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JSR 109: Web Services Inside of J2EE Apps
Pages: 1, 2

Implementing Web Services With Stateless Session Beans

One of the coolest parts of JSR 109 is that stateless session beans can be used to quickly and easily develop Web services. A complete review of the EJB specification as it applies to stateless session beans is appropriate for those readers with insufficient EJB background. The important aspects of the specification as it applies to Web services are provided here.



  • Compliance with JAX-RPC rules: Web services must follow JAX-RPC rules in order to correctly interact with clients. See the JAX-RPC page for more information on JAX-RPC.
  • Stateless and transactionless : Web services implemented as stateless session EJBs cannot track any state; nor can they require a transactional context.
  • Compliance with the SDI for the service: In order to operate properly, an implementation must implement all of the methods defined by the SDI for that service.
  • Service interface: Optionally, the implementation may implement the service interface; however, in practice, it's more likely that the implementation will inherit (or have generated for it) the service implementation, much like an EJB does today. Obviously, the bean may also implement other methods besides those defined by the SDI.
  • Comply with the stateless session EJB requirements: Since stateless session Web services are based on the traditional EJB specification, such a Web service must comply with the rules for stateless session beans.

All of the aspects defined above apply to new Web services. What about exposing an existing EJB as a Web service? As long as the EJB follows the rules defined by the specification and doesn't violate the JAX-RPC specification, it may be deployed as an implementation of an existing service. In fact, from the perspective of the EJB container, there is no real difference between the two.

Stateless session beans execute within the context of an EJB container. The container itself controls the lifecycle of a bean, including creating and destroying bean instances. Figure 1 shows the lifecycle of a stateless session EJB. Note that most application servers support a concept of "pooling" or "pre-creating" instances of objects to improve application performance. I've added an additional "conceptual" state representing "pooled."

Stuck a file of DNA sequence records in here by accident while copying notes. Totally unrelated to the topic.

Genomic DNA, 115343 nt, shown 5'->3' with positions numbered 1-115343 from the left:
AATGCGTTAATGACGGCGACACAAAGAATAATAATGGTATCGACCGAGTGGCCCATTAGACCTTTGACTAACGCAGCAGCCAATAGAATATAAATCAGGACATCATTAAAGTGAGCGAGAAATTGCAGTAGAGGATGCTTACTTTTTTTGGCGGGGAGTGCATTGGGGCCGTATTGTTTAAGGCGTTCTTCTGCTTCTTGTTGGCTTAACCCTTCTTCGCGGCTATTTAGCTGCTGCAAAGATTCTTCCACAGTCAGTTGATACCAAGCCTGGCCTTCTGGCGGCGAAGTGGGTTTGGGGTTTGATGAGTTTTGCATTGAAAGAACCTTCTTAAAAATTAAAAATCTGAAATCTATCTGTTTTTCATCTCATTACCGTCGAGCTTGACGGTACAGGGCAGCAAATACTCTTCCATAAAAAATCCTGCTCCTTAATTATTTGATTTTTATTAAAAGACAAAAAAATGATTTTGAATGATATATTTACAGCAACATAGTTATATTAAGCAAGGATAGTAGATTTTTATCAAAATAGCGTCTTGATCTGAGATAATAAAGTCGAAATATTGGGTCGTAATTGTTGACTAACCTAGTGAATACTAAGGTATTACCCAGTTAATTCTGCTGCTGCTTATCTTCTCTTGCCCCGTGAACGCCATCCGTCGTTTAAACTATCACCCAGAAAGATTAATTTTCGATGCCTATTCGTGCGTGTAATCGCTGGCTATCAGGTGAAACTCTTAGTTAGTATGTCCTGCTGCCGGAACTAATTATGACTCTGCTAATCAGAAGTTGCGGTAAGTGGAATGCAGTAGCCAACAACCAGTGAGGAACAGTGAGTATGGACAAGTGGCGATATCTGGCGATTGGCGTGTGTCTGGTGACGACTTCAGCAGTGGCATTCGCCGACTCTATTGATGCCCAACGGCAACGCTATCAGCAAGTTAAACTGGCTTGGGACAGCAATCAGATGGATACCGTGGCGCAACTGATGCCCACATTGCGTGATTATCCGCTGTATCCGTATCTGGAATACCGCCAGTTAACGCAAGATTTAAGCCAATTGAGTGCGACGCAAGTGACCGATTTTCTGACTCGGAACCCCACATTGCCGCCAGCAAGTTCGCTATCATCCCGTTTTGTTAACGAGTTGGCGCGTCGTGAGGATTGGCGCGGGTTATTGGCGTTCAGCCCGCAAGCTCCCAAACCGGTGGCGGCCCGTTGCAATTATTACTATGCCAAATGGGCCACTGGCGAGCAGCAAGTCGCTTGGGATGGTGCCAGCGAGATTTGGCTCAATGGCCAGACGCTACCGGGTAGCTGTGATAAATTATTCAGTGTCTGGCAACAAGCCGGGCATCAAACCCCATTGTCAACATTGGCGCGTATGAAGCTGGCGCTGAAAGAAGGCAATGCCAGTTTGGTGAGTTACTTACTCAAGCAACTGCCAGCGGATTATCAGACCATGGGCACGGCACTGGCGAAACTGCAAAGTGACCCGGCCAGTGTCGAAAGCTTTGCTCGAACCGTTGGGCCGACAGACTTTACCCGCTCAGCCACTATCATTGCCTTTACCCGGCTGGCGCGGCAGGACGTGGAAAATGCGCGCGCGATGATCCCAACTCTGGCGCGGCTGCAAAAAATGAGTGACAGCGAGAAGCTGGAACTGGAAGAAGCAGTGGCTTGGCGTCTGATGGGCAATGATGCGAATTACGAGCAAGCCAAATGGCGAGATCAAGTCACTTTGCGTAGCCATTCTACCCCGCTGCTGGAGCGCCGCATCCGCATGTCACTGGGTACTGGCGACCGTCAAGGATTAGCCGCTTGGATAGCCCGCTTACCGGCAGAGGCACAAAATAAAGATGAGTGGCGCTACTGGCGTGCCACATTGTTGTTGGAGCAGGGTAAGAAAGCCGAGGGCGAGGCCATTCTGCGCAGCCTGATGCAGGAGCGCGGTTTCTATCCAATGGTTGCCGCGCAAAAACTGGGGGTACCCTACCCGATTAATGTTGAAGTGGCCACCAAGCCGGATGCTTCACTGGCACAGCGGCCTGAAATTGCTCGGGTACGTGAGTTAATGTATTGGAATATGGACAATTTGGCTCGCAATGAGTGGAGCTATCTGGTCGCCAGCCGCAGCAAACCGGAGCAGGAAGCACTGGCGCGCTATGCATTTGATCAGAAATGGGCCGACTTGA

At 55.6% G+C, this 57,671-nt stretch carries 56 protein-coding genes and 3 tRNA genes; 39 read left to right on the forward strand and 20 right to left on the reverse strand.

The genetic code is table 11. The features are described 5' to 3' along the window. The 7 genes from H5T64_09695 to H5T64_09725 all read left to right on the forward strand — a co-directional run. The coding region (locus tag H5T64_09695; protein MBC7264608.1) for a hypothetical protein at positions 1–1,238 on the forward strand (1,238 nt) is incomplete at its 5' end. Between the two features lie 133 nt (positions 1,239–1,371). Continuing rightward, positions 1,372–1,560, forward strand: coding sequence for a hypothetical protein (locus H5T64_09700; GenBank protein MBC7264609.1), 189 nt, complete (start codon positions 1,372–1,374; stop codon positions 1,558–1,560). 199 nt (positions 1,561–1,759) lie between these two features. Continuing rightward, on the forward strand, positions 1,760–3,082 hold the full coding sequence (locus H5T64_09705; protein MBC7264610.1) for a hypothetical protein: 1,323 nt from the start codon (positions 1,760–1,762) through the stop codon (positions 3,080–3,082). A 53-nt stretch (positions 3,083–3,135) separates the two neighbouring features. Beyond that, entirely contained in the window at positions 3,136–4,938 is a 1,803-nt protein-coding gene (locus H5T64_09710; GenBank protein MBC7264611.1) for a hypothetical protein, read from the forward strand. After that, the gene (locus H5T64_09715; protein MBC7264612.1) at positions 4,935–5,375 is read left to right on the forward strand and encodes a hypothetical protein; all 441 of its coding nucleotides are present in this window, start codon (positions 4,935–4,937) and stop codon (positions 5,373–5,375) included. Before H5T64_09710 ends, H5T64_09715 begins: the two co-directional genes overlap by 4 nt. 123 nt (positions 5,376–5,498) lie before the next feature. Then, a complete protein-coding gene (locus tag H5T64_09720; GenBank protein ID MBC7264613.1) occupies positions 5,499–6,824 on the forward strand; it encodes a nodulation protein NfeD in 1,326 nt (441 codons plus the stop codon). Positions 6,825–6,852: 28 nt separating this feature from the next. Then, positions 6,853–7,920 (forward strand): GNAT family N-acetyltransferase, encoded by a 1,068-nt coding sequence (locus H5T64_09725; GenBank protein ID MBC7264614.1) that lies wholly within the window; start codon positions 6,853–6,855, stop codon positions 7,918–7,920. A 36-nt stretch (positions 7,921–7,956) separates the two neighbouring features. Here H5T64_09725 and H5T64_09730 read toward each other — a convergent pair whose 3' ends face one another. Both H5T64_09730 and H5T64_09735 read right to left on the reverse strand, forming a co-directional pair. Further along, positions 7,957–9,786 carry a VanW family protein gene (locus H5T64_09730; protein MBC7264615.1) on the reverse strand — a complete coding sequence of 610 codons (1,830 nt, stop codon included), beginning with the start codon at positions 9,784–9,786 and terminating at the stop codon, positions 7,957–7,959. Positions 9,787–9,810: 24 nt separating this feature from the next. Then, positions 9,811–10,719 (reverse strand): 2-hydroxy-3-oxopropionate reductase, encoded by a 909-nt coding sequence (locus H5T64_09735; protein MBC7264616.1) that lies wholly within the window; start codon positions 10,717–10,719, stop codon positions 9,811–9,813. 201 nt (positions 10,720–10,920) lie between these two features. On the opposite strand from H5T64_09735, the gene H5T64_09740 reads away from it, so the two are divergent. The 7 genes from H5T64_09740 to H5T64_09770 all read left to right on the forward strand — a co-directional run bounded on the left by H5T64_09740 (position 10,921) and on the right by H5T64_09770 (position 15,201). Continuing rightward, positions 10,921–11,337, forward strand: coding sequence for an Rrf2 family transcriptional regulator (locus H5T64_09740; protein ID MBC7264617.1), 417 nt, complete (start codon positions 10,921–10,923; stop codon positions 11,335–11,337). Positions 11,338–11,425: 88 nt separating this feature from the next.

Figure 1. Stateless Session EJB Lifecycle

  • Does Not Exist: In this state, no instance of the bean is available for use. Beans move from this state to the pooled state or directly to the ready state either because the application server needs a new instance to satisfy a client request or because a number of "pre-created" beans have been specified to exist in the pool.
  • Pooled Unallocated: Not all application servers support the concept of a readily-available pool, and as such, most specifications don't describe the optional "Pooled Unallocated" state. Application servers such as BEA's WebLogic support this intermediate state, where the application server pre-creates a number of instances of the bean, based on a deployment descriptor, that are instantly ready for use. When an application releases an instance of a bean, it can be re-initialized and returned to the pool for reuse.
  • Ready: Beans in the ready state have been created, initialized and are method-ready. Beans in the ready state can accept and process method calls.

Beans move between states for a variety of reasons. Understanding why a bean transitions from state to state will help us understand how to develop beans that behave properly.

  1. Transition 1 represents the initial creation of a bean. Normally, the application server will pre-create some number of beans; however, if the pool is completely in use, and there is available memory, a new instance of a bean would normally be created at client-access time. New beans have their init() method called before they can be used, as any one-time initialization can be done at this point.
  2. Transition 2 repesents the transition from a pooled state to a method-ready state. This transition occurs when a pooled instance is allocated to a client, normally during a get<...>Port() call. Again, the reason for the pooled state is to improve startup performance.
  3. Transition 3 is simply "business as usual." An instance of an object is allocated to a client and the client makes one or more method calls.
  4. Transition 4 occurs when an object is specifically released (i.e., by setting the variable to null) or by going out of scope. Depending on the application server, the bean will transition to pooled and be re-initialized, or go directly to the does-not-exist state.
  5. Transition 5 occurs when the bean is actually de-allocated. The destroy() method is called, and the client can then undo anything done during the init() method.

A note on transactions: The Web services of today are not transaction-aware, and any transaction context is suspended before a bean method is evoked. Practically speaking, this means that beans must not specify or require a transaction context, and as such, cannot be marked transaction "Mandatory."

Implementing Web Services With Servlets

There isn't really a significant difference, conceptually, between implementing Web services using EJBs and implementing with servlets. Choosing servlets as the implementation vehicle is really a matter of personal preference. Web services implemented as servlets need to follow the same guidelines as EJB-based implementations. The real difference between the two is the behavior of the underlying implementation. Table 1 shows some of the most obvious differences. It should be noted that these differences are the opinion of the author and not stated in JSR 109.